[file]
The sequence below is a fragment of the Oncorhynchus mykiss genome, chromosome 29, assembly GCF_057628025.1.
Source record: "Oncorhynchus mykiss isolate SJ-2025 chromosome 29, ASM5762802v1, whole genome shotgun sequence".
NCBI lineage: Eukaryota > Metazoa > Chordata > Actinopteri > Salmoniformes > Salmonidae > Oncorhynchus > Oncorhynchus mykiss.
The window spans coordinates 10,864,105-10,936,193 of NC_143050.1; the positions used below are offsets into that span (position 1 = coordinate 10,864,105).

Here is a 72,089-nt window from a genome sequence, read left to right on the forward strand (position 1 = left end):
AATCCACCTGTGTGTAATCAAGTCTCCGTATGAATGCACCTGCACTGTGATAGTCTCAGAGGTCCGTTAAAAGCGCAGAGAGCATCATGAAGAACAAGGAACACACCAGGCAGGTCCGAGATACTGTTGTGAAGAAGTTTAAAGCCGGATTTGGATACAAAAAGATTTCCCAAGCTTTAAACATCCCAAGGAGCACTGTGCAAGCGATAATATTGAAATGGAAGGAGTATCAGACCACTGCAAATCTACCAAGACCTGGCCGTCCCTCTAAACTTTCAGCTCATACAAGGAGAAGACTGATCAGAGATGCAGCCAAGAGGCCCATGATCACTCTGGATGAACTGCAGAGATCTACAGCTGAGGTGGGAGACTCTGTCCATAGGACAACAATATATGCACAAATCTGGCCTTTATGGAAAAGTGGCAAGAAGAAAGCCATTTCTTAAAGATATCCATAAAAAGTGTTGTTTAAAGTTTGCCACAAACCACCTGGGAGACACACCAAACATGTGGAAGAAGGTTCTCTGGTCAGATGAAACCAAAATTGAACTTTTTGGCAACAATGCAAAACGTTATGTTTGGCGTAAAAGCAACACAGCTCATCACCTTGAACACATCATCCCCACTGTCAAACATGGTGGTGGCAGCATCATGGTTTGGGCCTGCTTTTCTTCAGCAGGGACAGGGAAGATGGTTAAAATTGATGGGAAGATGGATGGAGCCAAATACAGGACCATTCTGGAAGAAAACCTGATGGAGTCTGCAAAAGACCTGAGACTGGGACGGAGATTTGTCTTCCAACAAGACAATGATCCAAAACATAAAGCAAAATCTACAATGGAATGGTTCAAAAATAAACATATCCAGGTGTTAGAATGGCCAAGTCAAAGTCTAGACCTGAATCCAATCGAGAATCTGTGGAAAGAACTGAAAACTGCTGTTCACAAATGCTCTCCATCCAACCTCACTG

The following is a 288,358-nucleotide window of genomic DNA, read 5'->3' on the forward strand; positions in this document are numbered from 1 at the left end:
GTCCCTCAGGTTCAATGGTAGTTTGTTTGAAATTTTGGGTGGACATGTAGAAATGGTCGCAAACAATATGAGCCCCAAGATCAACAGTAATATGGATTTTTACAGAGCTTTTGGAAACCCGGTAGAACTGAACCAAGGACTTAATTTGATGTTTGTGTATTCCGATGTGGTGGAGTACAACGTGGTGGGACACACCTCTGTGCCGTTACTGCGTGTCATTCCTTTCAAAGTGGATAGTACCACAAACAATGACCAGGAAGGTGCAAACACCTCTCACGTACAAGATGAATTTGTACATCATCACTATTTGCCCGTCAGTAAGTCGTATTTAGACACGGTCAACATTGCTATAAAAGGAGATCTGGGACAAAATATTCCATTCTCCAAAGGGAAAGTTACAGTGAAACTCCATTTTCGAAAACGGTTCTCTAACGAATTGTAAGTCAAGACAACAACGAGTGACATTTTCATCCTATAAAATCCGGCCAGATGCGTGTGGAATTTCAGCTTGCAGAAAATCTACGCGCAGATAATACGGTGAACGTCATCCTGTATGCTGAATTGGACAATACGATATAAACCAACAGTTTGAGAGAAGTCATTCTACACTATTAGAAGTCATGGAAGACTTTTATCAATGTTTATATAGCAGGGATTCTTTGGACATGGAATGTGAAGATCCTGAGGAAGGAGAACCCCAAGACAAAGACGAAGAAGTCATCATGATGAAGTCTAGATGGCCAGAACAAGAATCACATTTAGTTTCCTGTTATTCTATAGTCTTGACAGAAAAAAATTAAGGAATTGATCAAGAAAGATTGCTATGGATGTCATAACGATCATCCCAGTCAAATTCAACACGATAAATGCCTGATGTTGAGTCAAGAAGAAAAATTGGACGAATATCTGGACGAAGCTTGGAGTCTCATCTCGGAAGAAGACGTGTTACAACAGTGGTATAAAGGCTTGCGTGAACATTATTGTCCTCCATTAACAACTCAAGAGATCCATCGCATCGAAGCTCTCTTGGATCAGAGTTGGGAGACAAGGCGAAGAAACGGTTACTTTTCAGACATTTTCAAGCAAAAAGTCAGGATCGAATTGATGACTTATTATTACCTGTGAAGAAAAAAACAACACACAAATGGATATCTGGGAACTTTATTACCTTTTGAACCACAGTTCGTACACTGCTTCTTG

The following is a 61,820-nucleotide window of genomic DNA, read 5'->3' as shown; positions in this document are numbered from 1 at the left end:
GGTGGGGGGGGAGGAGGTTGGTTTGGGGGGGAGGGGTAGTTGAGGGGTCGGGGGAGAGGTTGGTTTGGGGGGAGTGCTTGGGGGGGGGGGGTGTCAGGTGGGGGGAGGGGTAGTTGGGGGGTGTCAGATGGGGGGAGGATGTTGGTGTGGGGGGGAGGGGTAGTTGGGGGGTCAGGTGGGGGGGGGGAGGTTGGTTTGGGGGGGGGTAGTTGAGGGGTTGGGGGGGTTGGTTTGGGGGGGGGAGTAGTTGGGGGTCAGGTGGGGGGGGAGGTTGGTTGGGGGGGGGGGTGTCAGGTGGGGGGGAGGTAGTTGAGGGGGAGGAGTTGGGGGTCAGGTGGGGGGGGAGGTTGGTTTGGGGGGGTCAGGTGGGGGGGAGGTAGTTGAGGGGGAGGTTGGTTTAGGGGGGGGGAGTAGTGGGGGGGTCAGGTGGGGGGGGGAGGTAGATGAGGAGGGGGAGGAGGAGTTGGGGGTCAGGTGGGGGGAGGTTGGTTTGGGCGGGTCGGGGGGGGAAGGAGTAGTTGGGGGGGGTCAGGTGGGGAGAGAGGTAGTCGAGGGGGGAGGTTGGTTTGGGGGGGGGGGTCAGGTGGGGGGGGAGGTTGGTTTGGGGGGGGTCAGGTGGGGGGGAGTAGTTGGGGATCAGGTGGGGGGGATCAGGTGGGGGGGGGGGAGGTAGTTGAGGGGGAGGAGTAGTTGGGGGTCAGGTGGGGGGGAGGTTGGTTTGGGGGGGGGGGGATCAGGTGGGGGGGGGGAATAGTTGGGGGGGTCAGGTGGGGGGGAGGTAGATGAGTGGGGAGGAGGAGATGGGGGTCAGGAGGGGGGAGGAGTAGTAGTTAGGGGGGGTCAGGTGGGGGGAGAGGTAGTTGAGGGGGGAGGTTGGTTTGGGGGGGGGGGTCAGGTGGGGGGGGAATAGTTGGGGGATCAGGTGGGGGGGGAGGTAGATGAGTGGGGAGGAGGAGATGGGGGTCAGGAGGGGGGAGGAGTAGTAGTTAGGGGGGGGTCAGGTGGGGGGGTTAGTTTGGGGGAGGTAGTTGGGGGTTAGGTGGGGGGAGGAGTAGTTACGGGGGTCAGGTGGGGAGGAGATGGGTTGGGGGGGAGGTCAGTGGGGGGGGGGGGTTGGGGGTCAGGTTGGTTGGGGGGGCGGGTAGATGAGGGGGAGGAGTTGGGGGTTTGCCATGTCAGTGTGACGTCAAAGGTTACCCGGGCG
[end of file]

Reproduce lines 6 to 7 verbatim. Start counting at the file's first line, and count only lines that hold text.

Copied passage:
AATCCACCTGTGTGTAATCAAGTCTCCGTATGAATGCACCTGCACTGTGATAGTCTCAGAGGTCCGTTAAAAGCGCAGAGAGCATCATGAAGAACAAGGAACACACCAGGCAGGTCCGAGATACTGTTGTGAAGAAGTTTAAAGCCGGATTTGGATACAAAAAGATTTCCCAAGCTTTAAACATCCCAAGGAGCACTGTGCAAGCGATAATATTGAAATGGAAGGAGTATCAGACCACTGCAAATCTACCAAGACCTGGCCGTCCCTCTAAACTTTCAGCTCATACAAGGAGAAGACTGATCAGAGATGCAGCCAAGAGGCCCATGATCACTCTGGATGAACTGCAGAGATCTACAGCTGAGGTGGGAGACTCTGTCCATAGGACAACAATATATGCACAAATCTGGCCTTTATGGAAAAGTGGCAAGAAGAAAGCCATTTCTTAAAGATATCCATAAAAAGTGTTGTTTAAAGTTTGCCACAAACCACCTGGGAGACACACCAAACATGTGGAAGAAGGTTCTCTGGTCAGATGAAACCAAAATTGAACTTTTTGGCAACAATGCAAAACGTTATGTTTGGCGTAAAAGCAACACAGCTCATCACCTTGAACACATCATCCCCACTGTCAAACATGGTGGTGGCAGCATCATGGTTTGGGCCTGCTTTTCTTCAGCAGGGACAGGGAAGATGGTTAAAATTGATGGGAAGATGGATGGAGCCAAATACAGGACCATTCTGGAAGAAAACCTGATGGAGTCTGCAAAAGACCTGAGACTGGGACGGAGATTTGTCTTCCAACAAGACAATGATCCAAAACATAAAGCAAAATCTACAATGGAATGGTTCAAAAATAAACATATCCAGGTGTTAGAATGGCCAAGTCAAAGTCTAGACCTGAATCCAATCGAGAATCTGTGGAAAGAACTGAAAACTGCTGTTCACAAATGCTCTCCATCCAACCTCACTG

The following is a 288,358-nucleotide window of genomic DNA, read 5'->3' on the forward strand; positions in this document are numbered from 1 at the left end: